Law as Religion, Religion as Law


The conventional approach to the relationship between law and religion operates with the assumption that these are two discrete domains, which often clash with one another. This outlook animates public discourse about such basic topics and tropes as the freedom of religion and freedom from religion; religion and human rights; and the competing jurisdiction of civil and religious courts.

A dichotomous account, however, is not the only way to understand the intersection between law and religion. The “Law as Religion, Religion as Law” project will explore a different perspective that considers religion and law as two kinds of orientations or sensibilities; or two alternate ways of structuring reality. From this vantage point, religion and law share similar properties, and arguably have a more symbiotic relationship. Moreover, many legal systems exhibit religious characteristics, and most religions invoke legal categories or terminology. This suggestive blurring of categories is likewise worthy of further inquiry.

This project will take place over two years, and comprises several parts and stages. During the years 2016-2017 a group of Israeli researches will meet and study together sources and issues on the topic “Law as Religion, Religion as Law”. In the summer of 2016 an international workshop took place, comprising three days of workshops on the topic of the project. Researchers from a wide range of disciplines and research interests took place in this workshop. In the summer of 2017 an international conference is due to take place, in which new research on the topic of “Law as Religion, Religion as Law” will be presented. For the call to propose papers for the conference, please see here . Following the conference, the article drafts will be sent for peer review, and if accepted, will be published in a designated volume (published with a leading academic press).

The project is made possible thanks to the support of the Barak Center for Interdisciplinary Research, The Hebrew University


Organizers: Benjamin Porat and David Flatto



Study Group - Jewish-Christian Polemic on the Nature of Law

 For the second year of the scholarly project on "Law as Religion, Religion as Law," we will be convening a study group focusing upon the "Jewish-Christian Polemic on the Nature of Law."

 The study group will meet six times, three per semester.  Each meeting will be dedicated to a guided study of relevant texts on a specific topic.  

The meetings will take place on Thursdays, 14:00-15:30, at Hebrew University Law School on Mount Scopus, Room 357 (the Freimann Room, on the same floor as the law library).  Light refreshments will be served.  [Please take note of the slight change in time and in a date, relative to an earlier announcement].  


Here is a schedule of our meetings:

First Semester

 8.12.16--Professor Yisrael Yuval (Hebrew University), "The Law of Inheritance and the Heritage of Law: Oral Law versus the New Testament"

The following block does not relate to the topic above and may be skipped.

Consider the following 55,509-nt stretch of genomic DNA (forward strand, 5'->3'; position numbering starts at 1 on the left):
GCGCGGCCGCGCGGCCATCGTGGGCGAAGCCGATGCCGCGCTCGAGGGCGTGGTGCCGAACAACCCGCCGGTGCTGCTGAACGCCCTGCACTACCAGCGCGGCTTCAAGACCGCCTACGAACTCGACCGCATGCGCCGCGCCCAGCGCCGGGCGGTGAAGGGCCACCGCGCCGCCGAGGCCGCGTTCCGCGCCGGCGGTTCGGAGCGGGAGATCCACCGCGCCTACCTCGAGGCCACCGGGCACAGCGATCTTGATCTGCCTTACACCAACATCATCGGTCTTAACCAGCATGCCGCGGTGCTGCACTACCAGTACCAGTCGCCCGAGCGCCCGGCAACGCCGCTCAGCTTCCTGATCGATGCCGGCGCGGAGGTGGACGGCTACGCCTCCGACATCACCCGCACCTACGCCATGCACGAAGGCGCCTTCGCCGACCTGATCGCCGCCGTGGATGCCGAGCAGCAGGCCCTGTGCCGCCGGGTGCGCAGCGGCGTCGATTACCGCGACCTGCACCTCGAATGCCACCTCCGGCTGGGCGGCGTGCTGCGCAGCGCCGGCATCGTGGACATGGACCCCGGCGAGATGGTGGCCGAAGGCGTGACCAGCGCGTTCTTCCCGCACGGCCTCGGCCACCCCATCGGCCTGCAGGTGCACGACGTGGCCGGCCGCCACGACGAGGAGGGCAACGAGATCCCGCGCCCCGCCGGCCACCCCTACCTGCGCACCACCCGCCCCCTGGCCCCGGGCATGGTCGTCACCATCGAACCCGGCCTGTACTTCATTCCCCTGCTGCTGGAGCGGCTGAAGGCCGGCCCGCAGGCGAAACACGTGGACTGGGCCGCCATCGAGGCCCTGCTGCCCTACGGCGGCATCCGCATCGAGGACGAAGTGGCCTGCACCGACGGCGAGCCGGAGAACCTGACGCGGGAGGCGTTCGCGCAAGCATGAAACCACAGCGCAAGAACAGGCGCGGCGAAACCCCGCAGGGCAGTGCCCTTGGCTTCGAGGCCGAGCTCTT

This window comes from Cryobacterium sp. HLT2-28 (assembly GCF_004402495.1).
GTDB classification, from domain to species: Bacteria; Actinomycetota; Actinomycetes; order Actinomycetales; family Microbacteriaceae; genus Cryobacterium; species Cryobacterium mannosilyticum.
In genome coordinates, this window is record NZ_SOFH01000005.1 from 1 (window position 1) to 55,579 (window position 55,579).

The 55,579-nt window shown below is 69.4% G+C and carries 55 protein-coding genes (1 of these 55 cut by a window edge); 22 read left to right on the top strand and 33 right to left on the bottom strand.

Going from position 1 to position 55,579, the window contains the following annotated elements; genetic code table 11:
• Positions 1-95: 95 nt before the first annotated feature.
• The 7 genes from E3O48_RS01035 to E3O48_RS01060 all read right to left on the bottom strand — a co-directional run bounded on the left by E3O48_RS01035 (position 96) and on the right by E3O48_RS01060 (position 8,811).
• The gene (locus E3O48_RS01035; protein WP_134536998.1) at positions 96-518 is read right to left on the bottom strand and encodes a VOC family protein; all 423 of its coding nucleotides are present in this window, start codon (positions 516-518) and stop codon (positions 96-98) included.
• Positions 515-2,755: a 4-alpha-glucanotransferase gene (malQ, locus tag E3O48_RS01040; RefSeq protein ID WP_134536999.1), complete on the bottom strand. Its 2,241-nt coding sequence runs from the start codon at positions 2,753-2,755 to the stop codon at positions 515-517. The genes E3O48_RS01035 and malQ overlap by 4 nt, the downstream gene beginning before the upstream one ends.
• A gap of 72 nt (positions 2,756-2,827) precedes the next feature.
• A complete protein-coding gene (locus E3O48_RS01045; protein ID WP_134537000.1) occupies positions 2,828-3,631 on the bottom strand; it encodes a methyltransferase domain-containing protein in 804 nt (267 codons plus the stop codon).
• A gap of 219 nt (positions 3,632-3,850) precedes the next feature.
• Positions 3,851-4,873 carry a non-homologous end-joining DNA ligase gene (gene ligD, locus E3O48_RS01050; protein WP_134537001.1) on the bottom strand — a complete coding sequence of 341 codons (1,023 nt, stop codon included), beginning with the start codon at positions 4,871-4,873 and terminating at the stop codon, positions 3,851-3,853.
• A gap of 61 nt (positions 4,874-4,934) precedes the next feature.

15.12.16--Professor Gary Anderson (University of Notre Dame), "Almsgiving Delivers from Death: Jewish, Protestant and Catholic Polemics about the Rewards that attend keeping the Mitsvot"

 29.12.16--Professor Moshe Halbertal (Hebrew University), "The Law as a Gift, and Love of the Law: Between the Tannaitic and Pauline Traditions"


 Second Semester

2.3.17--Professor Jeremy Cohen (Tel Aviv University), "Thomas Aquinas, Observing the Mitsvot of the Torah, and the Problem of Supersessionism"

9.3.17--Professor Paula Fredriksen (Boston University and the Hebrew University), "Paul, Origen and Augustine on the "Christian" status of Jewish law"

30.3.17--Dr. Barbara Meyer (Tel Aviv University), "The Charge of Legicide" 


The project is sponsored by the Aharon Barak Center for Interdisciplinary Legal Research

Confrence 2017

Law as Religion, Religion as Law Conference

Mt. Scopus, June 5th-7th, 2017

The Hebrew University of Jerusalem, The Maiersdorf Faculty Club, Room 405

Click here to view the videos

Monday, June 5th

Welcome and Refreshments

Introduction and Opening Remarks


Session 1: Law and Theology in the Bible and in its Wake

  • Dr. Assnat Bartor (Tel Aviv University) “Biblical Law – A Successful Relationship between Law and Religion”
  • Dr. Ronit Irshai (Bar-Ilan University) “Law, Morality, and "Akedah" Theology”
  • Dr. Benjamin Porat (The Hebrew University of Jerusalem), “Legal-Theological Revolutions

Session 2: Legal Theology in the Modern Era


Prof. Michael Karayanni
The Bruce W. Wayne Chair in International Law & Dean, Faculty of Law, The Hebrew University of Jerusalem

Keynote Speaker

Prof. Fania Oz-Salzberger (University of Haifa) “Biblical Justice: A Secular Reading”


Tuesday, June 6th

Session 3: The Theology of Family Law

Session 4: Second Temple and Rabbinic Perspectives

  • Prof. David Flatto (The Hebrew University of Jerusalem) “Law as Salvation: Three Paradigms”
  • Yedidah Koren (Tel-Aviv University) “"Mamzerim and Netinim will be Pure in the Future to Come" (t. Kid 5:4) – Law, Eschatology and Demonology in Ancient Judaism”
  • Dr. Haim Shapira (Bar-Ilan University) “The Virtue of Mercy – Law and Religion”

Session 5: The Theological Roots of Western Law

Session 6: Law, Religion and Minorities

Keynote Speaker

Prof. Samuel Moyn (Harvard Law School) “The Secret Origins of Human Dignity”


Wednesday, June 7th

Session 7: Commandments: between Theology and Jurisprudence


Session 8: Legal Theology: between East and West


Session 9: Liturgy and Speech Acts

  • Dr. Ayelet Libson (The Hebrew University of Jerusalem) “The Legal Functions of Liturgy
  • Prof. Miryam Segal (Queens College, The City University of New York) “Neder and Nomos”


Session 10: Liturgy and Speech Acts

Keynote Speaker

Prof. Joseph Weiler (New York University) “The Trial of Jesus - A Theology”



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2016 Workshop